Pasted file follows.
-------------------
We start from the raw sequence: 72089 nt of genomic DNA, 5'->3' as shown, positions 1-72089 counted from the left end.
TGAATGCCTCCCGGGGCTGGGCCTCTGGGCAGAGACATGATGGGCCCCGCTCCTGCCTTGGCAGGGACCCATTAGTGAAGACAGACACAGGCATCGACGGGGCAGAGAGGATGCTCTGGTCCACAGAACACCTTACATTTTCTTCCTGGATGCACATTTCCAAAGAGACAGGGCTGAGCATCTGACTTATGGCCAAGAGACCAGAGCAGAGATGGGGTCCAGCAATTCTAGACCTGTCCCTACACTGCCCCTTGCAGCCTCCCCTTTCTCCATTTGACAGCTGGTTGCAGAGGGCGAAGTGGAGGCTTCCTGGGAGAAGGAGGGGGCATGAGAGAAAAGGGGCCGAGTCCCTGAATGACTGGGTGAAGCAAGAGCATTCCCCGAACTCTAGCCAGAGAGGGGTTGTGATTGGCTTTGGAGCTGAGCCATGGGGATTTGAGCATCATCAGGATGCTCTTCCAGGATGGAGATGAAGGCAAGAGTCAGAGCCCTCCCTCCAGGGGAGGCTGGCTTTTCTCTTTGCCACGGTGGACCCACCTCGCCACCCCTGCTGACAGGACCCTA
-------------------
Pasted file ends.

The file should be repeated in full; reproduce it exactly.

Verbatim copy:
We start from the raw sequence: 72089 nt of genomic DNA, 5'->3' as shown, positions 1-72089 counted from the left end.
TGAATGCCTCCCGGGGCTGGGCCTCTGGGCAGAGACATGATGGGCCCCGCTCCTGCCTTGGCAGGGACCCATTAGTGAAGACAGACACAGGCATCGACGGGGCAGAGAGGATGCTCTGGTCCACAGAACACCTTACATTTTCTTCCTGGATGCACATTTCCAAAGAGACAGGGCTGAGCATCTGACTTATGGCCAAGAGACCAGAGCAGAGATGGGGTCCAGCAATTCTAGACCTGTCCCTACACTGCCCCTTGCAGCCTCCCCTTTCTCCATTTGACAGCTGGTTGCAGAGGGCGAAGTGGAGGCTTCCTGGGAGAAGGAGGGGGCATGAGAGAAAAGGGGCCGAGTCCCTGAATGACTGGGTGAAGCAAGAGCATTCCCCGAACTCTAGCCAGAGAGGGGTTGTGATTGGCTTTGGAGCTGAGCCATGGGGATTTGAGCATCATCAGGATGCTCTTCCAGGATGGAGATGAAGGCAAGAGTCAGAGCCCTCCCTCCAGGGGAGGCTGGCTTTTCTCTTTGCCACGGTGGACCCACCTCGCCACCCCTGCTGACAGGACCCTA